Should You Invest in
Opportunity Zones?


Mimi Nguyen

Looking for your next investment opportunity? You may have to first get into the zone. Opportunity Zones have been created for investors to defer capital gains for a period of time while pouring much needed investment into economically deprived areas. The end goal is that everybody wins.

Investors can sell any property or security and then reinvest the capital into a Qualified Opportunity Fund (QOF). This fund finances the development or redevelopment of a property or properties that are to be located within a designated Qualified Opportunity Zone (QOZ).

State governors select the zones — usually low income or rural areas — which are then certified by the U.S. Treasury Department. Currently, there are about 8,700 Opportunity Zones throughout the U.S. As of December 3, 2018, there are at least 53 funds that are now or will soon be operating.

The QOF can be started by anyone, and the funds can be unlimited as long as the paperwork is completed and approved by the IRS before the tax deadline.

QOF investors defer paying taxes on any capital gains used to fund the QOF investment. This deferment can be extended all the way to December 31, 2026. Taxes are paid by April 2027 or when the investment is sold, whichever comes first.

Hold onto the opportunity zone investment for five years and get a 10 percent deduction on those original capital gains. Hold it for seven years and get 15 percent off your original capital gains taxes. Hold onto the investment for a decade or more and pay no capital gains tax on the asset appreciation.

Investors don’t need to directly invest in the opportunity zone property itself, only in the QOF. The fund’s prospectus will give the actual investment details. However, time is of the essence. Investors have to invest the capital gain into a QOF within 180 days of that gain.

Note that the QOF is not to be confused with the traditional 1031 exchange, in which an investor rolls over gains from property sales into the investment of another property. With an QOF, you’re rolling your gains into a fund, not directly into a new property.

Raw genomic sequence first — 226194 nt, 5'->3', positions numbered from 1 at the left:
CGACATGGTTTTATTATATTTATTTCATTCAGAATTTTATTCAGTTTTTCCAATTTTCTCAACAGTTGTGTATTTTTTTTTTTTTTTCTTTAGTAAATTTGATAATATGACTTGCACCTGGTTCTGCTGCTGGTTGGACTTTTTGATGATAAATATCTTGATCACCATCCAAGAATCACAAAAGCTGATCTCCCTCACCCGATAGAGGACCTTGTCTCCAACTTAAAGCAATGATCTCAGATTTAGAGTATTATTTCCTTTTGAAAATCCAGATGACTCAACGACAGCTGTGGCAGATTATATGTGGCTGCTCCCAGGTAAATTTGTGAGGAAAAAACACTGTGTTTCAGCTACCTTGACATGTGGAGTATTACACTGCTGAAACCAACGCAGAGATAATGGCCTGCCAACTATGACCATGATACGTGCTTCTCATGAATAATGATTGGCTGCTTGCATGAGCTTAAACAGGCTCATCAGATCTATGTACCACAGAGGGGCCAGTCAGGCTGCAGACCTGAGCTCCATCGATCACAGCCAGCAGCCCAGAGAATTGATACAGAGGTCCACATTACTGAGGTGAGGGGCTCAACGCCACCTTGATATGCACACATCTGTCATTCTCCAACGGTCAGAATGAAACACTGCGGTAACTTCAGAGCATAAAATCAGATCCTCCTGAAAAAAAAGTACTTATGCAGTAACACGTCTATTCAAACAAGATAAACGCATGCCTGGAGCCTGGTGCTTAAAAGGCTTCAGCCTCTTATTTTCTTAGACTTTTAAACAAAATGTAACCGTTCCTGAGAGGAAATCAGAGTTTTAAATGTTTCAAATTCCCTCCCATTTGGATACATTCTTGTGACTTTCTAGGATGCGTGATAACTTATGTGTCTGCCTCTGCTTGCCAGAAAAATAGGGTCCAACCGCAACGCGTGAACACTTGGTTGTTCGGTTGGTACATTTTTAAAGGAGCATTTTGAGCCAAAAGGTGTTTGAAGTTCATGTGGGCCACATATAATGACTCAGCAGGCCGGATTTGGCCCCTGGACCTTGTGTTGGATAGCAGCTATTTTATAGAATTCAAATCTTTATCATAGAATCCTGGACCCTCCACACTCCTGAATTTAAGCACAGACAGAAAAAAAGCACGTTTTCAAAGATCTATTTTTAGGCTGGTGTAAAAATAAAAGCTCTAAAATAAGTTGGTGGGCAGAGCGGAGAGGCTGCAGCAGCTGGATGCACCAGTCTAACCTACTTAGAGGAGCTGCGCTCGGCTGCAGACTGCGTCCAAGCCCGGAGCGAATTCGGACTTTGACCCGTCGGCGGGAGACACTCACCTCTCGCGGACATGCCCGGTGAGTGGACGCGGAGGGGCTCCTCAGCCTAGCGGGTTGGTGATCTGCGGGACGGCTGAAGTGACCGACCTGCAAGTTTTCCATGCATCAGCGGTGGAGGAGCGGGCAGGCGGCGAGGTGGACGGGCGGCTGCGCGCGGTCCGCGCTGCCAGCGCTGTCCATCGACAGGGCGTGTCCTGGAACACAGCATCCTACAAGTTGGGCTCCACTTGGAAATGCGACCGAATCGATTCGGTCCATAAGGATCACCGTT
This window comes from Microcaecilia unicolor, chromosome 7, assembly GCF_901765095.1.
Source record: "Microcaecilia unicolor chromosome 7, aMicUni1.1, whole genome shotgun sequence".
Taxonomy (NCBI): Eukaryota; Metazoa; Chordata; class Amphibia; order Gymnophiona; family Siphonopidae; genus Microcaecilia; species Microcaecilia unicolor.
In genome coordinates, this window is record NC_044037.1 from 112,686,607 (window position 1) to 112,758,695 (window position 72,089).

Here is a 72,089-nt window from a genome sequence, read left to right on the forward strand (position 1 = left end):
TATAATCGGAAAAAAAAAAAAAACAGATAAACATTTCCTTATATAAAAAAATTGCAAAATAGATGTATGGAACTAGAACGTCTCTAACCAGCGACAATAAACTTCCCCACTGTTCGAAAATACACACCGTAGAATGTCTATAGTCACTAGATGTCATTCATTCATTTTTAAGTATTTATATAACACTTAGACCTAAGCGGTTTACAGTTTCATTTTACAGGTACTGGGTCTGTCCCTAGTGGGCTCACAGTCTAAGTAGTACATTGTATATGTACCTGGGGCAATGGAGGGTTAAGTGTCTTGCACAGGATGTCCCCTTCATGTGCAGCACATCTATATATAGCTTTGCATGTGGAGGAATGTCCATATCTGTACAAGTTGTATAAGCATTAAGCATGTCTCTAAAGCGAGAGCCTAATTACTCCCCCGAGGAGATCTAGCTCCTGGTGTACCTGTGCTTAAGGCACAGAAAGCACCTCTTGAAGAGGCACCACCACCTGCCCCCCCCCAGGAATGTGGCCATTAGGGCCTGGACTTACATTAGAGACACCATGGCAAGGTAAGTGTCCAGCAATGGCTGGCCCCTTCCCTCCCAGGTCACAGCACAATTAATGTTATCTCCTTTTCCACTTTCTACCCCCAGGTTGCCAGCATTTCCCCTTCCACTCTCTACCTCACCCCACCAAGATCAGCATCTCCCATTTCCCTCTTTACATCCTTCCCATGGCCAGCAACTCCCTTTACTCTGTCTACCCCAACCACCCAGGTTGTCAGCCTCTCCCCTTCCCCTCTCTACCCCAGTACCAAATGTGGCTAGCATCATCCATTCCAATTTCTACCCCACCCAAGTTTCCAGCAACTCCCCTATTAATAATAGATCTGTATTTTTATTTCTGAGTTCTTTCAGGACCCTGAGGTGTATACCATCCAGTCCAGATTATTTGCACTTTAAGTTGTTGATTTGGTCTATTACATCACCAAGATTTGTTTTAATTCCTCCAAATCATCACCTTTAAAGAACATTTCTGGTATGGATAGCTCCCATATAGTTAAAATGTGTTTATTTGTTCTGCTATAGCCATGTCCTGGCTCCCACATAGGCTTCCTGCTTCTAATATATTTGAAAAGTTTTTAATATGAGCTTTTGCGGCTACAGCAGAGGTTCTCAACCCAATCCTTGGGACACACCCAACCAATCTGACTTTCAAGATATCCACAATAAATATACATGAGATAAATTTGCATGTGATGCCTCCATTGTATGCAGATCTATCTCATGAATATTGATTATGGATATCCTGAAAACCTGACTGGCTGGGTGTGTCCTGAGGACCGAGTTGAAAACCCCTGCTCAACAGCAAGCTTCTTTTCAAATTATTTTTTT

The IRS will keep a close eye on the QOF to make sure it’s doing what it’s supposed to do. Twice a year, the fund is reviewed, and 90 percent of it is expected to be invested in a QOZ property. If not, the fund gets a 5 percent penalty. It can even get decertified.

The QOF has its work cut out for it. It has 30 months from the initial investment date to double the value of the property being funded.

Of course, with pros also come cons. Here’s the dreaded con list and some reasons why you may want to look before you leap:

  • No guarantees. Just because an area is selected as an Opportunity Zone does not mean that investment there will automatically happen, especially if the area doesn’t seem promising for improvement.
  • Accountability and quality control issues. Although the IRS and Treasury Department will be monitoring these funds, there is not yet any proven track record for making sure the investment goes to the right property or a foolproof way to avoid tax penalties in case of errors or miscommunications.
  • Guidelines are incomplete for now. For instance, the program dictates that, over a 30-month period, substantial improvements must be equal to the fund’s initial investment in the property. The guidelines don’t yet list specific substantial improvements that are deemed acceptable for certain properties, like vacant land.
  • As a social experiment, the research isn’t promising so far. Studies looking to assess the effects of Opportunity Zones seem to find that the program is not working as well as intended. Alan Peters and Peter Fisher, professors of urban planning, found that the tax incentives had “little or no positive impact” on the community’s economic growth. University of Louisville political science professor Timothy P.R. Weaver found in his research that the effect of empowerment zones was negligible in terms of reducing poverty. Opportunity zones in Louisville, Kentucky have already seen major capital investment, yet seven of the 18 poorest areas were not deemed as Opportunity Zones.

“There are very few guard rails on this investment,” Jesse Van Tol, CEO of the National Community Reinvestment Coalition, a group of community organizations that promotes lending to underserved areas, tells CNBC. “There’s very little in the way of ensuring that the social impact of what comes out of this is beneficial to low-income communities.”

The opportunity zone concept was first developed in 2017 by senators Tim Scott (R-SC) and Cory Booker (D-NJ). The goal is to inspire economic development in “distressed areas,” as designated by the Internal Revenue Service. The idea was widely accepted by Congress (imagine that!) and got a green light. The legislation was included in the Tax Cuts and Jobs Act of December 2017.

Opportunity Zone payoffs remain to be seen, but as with all investments, time will reveal the degree of its success.

 

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Mimi Nguyen is executive vice president of underwriting at KBS.